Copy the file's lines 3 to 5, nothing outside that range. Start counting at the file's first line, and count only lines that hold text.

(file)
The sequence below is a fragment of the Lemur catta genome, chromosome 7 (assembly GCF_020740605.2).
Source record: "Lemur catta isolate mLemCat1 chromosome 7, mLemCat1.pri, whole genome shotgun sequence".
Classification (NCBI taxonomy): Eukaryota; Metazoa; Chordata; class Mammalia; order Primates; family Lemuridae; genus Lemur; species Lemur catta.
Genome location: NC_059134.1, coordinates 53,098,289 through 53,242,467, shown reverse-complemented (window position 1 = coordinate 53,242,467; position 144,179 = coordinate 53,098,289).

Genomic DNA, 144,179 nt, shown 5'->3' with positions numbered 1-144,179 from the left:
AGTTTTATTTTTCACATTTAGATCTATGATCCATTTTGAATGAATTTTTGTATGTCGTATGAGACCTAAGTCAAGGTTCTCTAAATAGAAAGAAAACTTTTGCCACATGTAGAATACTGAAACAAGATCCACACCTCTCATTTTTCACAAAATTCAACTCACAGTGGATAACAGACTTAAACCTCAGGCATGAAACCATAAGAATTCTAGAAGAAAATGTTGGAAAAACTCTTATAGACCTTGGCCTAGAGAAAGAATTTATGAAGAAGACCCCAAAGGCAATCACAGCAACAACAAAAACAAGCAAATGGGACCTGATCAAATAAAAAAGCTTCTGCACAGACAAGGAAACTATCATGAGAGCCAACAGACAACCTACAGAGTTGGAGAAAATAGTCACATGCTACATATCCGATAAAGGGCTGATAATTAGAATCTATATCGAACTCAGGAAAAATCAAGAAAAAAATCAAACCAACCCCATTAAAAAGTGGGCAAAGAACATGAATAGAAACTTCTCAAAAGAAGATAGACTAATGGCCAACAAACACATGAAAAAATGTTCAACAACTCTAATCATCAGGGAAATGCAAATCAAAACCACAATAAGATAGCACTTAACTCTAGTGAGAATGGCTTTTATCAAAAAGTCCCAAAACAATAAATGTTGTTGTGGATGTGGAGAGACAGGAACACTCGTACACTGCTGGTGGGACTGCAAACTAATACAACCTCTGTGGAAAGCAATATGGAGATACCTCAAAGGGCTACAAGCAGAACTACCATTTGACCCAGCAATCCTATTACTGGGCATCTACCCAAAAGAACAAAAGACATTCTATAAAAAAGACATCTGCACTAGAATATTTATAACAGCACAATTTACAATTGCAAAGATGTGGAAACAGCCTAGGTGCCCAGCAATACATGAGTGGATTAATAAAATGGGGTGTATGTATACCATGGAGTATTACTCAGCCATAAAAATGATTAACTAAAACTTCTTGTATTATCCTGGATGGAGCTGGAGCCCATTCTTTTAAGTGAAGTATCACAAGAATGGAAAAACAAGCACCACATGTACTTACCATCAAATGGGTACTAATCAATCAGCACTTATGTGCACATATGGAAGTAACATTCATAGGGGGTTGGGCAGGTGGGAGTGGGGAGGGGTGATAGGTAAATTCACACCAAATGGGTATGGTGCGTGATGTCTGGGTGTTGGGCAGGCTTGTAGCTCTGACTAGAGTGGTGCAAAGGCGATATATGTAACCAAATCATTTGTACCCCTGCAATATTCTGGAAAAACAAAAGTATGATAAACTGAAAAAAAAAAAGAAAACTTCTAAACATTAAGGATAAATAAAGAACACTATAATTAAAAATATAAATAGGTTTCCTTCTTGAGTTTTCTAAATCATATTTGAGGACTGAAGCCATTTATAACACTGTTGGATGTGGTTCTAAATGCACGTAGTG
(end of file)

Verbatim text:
Classification (NCBI taxonomy): Eukaryota; Metazoa; Chordata; class Mammalia; order Primates; family Lemuridae; genus Lemur; species Lemur catta.
Genome location: NC_059134.1, coordinates 53,098,289 through 53,242,467, shown reverse-complemented (window position 1 = coordinate 53,242,467; position 144,179 = coordinate 53,098,289).

Genomic DNA, 144,179 nt, shown 5'->3' with positions numbered 1-144,179 from the left: